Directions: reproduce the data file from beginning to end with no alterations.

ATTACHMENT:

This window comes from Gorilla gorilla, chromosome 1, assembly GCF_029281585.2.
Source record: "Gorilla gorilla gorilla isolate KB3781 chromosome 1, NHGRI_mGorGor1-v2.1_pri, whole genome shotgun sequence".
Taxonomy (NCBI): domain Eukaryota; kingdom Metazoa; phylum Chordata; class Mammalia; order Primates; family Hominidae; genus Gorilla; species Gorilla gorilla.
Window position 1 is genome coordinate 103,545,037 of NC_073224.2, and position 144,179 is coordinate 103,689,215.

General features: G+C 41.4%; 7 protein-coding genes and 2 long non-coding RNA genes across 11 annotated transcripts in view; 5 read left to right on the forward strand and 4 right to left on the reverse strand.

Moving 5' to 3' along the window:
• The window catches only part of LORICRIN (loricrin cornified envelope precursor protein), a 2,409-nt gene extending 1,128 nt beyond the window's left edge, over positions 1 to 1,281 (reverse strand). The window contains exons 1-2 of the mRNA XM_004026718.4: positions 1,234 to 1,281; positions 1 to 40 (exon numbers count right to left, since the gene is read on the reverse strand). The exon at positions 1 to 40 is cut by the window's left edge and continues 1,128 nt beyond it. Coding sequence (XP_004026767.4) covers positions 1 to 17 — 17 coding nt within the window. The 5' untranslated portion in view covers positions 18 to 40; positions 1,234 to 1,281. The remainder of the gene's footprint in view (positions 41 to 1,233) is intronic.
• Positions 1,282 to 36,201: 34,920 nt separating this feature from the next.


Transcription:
This window comes from Gorilla gorilla, chromosome 1, assembly GCF_029281585.2.
Source record: "Gorilla gorilla gorilla isolate KB3781 chromosome 1, NHGRI_mGorGor1-v2.1_pri, whole genome shotgun sequence".
Taxonomy (NCBI): domain Eukaryota; kingdom Metazoa; phylum Chordata; class Mammalia; order Primates; family Hominidae; genus Gorilla; species Gorilla gorilla.
Window position 1 is genome coordinate 103,545,037 of NC_073224.2, and position 144,179 is coordinate 103,689,215.

General features: G+C 41.4%; 7 protein-coding genes and 2 long non-coding RNA genes across 11 annotated transcripts in view; 5 read left to right on the forward strand and 4 right to left on the reverse strand.

Moving 5' to 3' along the window:
• The window catches only part of LORICRIN (loricrin cornified envelope precursor protein), a 2,409-nt gene extending 1,128 nt beyond the window's left edge, over positions 1 to 1,281 (reverse strand). The window contains exons 1-2 of the mRNA XM_004026718.4: positions 1,234 to 1,281; positions 1 to 40 (exon numbers count right to left, since the gene is read on the reverse strand). The exon at positions 1 to 40 is cut by the window's left edge and continues 1,128 nt beyond it. Coding sequence (XP_004026767.4) covers positions 1 to 17 — 17 coding nt within the window. The 5' untranslated portion in view covers positions 18 to 40; positions 1,234 to 1,281. The remainder of the gene's footprint in view (positions 41 to 1,233) is intronic.
• Positions 1,282 to 36,201: 34,920 nt separating this feature from the next.